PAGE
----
Handle With Care
Simon & Schuster
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". . . treads the difficult and often painful territory of a family in crisis with care and insight . . ."
Two families in crisis over wrongful birth lawsuit.
Osteogenesis Imperfecta (OI): Also known as Brittle Bone Disease, genetic disorder, bones break easily from little or no apparent cause.
A trip to Disney World for vacation is everything Amelia O’Keefe dreamed of, until Willow slipped on a paper napkin and fell, breaking both legs. Her mom and dad raced to the hospital emergency room and ended up in jail. Amelia forgot to get the letter from Willow’s doctor stating she had OI so the doctors in Florida called social services because they believed Willow was abused. One vacation ruined. Willow ended up in a plaster spica cast that made it difficult for her to sit in a normal position and she’d be in the cast for months. That’s when the real trouble started.
Sean O’Keefe is furious when he gets home to New Hampshire, not just because his fellow police officers teased him about being arrested, but because of the way he and his family were treated by the hospital staff. He wants to sue. The lawyer he contacts says they don’t have a case. The doctors and social services were just doing their jobs. After hearing more about Willow, the lawyer has another suggestion: sue Charlotte’s obstetrician for wrongful birth. Sean is even more furious. How could he and Charlotte sue their best friend or say that if they had known about Willow’s OI they would have aborted her? They love Willow.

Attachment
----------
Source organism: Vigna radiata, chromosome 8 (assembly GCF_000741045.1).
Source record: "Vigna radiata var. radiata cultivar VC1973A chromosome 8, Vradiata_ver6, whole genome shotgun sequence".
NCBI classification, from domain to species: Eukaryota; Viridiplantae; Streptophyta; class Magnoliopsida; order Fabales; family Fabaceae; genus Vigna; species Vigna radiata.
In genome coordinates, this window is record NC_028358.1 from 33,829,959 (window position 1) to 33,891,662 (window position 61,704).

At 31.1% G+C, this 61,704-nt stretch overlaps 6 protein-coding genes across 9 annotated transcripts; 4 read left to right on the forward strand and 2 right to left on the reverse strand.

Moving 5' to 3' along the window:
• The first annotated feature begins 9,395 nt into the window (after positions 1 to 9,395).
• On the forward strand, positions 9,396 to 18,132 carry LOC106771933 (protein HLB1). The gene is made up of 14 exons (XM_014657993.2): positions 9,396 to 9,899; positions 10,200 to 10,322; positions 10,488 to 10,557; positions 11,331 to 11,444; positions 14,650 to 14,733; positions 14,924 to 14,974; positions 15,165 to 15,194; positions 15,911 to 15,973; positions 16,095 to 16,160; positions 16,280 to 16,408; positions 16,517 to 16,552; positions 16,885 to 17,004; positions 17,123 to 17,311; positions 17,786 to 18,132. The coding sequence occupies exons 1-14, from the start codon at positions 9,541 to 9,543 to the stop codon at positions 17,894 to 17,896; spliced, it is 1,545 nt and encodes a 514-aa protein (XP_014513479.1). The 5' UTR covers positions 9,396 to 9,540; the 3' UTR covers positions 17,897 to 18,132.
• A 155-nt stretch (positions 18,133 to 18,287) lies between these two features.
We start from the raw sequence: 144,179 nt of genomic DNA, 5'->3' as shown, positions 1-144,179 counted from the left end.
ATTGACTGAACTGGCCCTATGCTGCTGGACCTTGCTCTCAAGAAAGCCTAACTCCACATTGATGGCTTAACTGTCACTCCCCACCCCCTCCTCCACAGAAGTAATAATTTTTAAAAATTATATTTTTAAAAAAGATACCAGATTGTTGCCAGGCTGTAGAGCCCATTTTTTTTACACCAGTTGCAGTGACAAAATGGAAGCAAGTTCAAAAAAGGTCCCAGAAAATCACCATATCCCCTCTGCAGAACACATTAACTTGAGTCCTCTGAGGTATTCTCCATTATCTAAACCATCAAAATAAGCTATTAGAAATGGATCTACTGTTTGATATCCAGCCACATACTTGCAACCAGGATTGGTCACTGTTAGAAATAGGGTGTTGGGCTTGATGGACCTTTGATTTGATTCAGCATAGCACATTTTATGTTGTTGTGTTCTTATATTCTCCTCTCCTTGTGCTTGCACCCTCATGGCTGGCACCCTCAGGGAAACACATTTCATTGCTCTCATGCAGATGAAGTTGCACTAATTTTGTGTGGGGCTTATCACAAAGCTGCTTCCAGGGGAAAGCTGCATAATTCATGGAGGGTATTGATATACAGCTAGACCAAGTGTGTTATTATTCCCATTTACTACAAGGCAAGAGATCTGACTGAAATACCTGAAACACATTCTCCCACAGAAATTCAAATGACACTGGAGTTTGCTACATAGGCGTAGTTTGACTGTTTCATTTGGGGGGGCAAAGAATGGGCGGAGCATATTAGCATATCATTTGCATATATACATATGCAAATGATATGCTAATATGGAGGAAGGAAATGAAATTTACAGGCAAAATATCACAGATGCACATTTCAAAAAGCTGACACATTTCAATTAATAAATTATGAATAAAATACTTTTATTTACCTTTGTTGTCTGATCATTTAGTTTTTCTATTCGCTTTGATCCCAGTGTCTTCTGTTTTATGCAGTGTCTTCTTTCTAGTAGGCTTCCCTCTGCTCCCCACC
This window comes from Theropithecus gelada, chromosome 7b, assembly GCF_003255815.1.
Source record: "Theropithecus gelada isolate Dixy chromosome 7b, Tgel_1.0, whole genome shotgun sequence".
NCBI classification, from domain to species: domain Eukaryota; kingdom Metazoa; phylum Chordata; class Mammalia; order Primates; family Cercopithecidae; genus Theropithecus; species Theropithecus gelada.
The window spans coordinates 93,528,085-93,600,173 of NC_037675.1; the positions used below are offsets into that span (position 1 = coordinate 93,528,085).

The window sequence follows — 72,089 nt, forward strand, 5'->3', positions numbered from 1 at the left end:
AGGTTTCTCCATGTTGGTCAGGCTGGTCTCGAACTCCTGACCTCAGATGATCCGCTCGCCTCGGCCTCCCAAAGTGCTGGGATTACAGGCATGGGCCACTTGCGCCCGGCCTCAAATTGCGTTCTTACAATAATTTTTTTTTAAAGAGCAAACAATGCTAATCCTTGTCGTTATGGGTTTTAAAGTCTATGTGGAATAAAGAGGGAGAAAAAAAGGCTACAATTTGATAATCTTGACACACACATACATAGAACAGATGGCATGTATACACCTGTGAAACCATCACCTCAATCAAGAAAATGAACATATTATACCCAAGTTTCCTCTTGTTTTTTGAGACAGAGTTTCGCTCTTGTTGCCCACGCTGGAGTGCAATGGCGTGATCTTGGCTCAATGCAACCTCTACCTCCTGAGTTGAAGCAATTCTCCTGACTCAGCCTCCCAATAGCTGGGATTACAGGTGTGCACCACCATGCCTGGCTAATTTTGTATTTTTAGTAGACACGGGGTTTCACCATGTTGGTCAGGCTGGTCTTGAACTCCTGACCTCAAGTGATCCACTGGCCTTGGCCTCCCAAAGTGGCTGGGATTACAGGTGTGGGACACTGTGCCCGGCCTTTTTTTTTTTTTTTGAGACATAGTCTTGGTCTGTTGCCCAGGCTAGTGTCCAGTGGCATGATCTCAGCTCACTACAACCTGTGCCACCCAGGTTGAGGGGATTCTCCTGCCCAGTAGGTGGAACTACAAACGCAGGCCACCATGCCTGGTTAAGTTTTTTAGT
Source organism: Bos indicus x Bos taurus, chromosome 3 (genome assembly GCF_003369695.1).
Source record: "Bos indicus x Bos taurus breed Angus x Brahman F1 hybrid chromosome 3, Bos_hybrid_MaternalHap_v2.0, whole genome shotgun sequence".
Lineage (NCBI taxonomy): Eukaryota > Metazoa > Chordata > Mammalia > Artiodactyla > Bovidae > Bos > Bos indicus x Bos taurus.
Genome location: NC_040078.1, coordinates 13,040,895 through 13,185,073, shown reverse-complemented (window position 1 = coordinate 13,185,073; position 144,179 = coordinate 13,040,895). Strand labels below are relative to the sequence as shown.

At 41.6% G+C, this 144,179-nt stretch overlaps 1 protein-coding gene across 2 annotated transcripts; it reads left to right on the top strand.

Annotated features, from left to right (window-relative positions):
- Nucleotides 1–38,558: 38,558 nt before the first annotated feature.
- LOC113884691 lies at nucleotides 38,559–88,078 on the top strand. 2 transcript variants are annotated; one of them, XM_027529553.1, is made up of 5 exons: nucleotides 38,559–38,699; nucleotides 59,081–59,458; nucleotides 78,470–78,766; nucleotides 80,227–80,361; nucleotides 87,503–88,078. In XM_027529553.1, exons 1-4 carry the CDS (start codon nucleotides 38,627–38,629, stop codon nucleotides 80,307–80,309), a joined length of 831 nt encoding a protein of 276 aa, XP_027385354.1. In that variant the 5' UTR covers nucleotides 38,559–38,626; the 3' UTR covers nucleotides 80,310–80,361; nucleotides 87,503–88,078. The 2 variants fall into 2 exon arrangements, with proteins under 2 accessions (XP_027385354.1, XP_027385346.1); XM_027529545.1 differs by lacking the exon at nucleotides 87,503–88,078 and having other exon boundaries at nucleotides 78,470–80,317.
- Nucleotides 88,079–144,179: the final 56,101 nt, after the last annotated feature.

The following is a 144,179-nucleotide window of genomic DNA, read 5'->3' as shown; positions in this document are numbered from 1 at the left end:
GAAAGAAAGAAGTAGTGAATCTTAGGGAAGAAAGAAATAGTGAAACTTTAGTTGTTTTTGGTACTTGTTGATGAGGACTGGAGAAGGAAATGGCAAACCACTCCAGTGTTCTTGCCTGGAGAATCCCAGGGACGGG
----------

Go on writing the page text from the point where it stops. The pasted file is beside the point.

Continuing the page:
A settlement would make their lives different and Willow would have everything she needs to make her life easier and give them some breathing room. A settlement also means that Sean can’t take care of his family. Charlotte is a devout Catholic. She wouldn’t have consented to an abortion—or would she? If her obstetrician –Piper, her best friend – had told her in time, would she have had an abortion?
Wrongful birth lawsuits are cropping up more and more, but how do you say aloud, in public, or in a courtroom in front of a jury of your peers that you wish you had aborted your child? What kind of mother would do that? That is the central question in Handle With Care and Jodi Picoult handles it from the viewpoints of the people involved.
Picoult envisions the story as a ticking time bomb that slowly erodes the central relationships as each person makes his or her case for how the lawsuit affects them. Like a toxic acid eating away at the plumbing in the O’Keefe’s home and causing leaks, the damage spreads out and away from the core. Each chapter is one point of view in a letter to Willow, unfolding as each person slowly unravels and deals with the destruction of their world, the guilt and doubt and anger growing and evolving until Willow finally speaks in the last chapter.
Handle With Care treads the difficult and often painful territory of a family in crisis with care and insight that shows in each characters’ heart and actions, exposing the fragile connections that keep a family together and apart. Picoult delineates a tragic situation and the morality and reality of a child with special needs and what a mother will do to keep her child safe and happy. Jodi Picoult has a special gift for creating a believable situation and filling it with characters that made me smile and laugh and cry, grateful to have shared the journey with them.
However, the last chapter left a bad taste in my mouth. There is nothing so frustrating or upsetting as to become emotionally invested in the characters and be cheated at the end.
Reviewer: J. M. Cornwell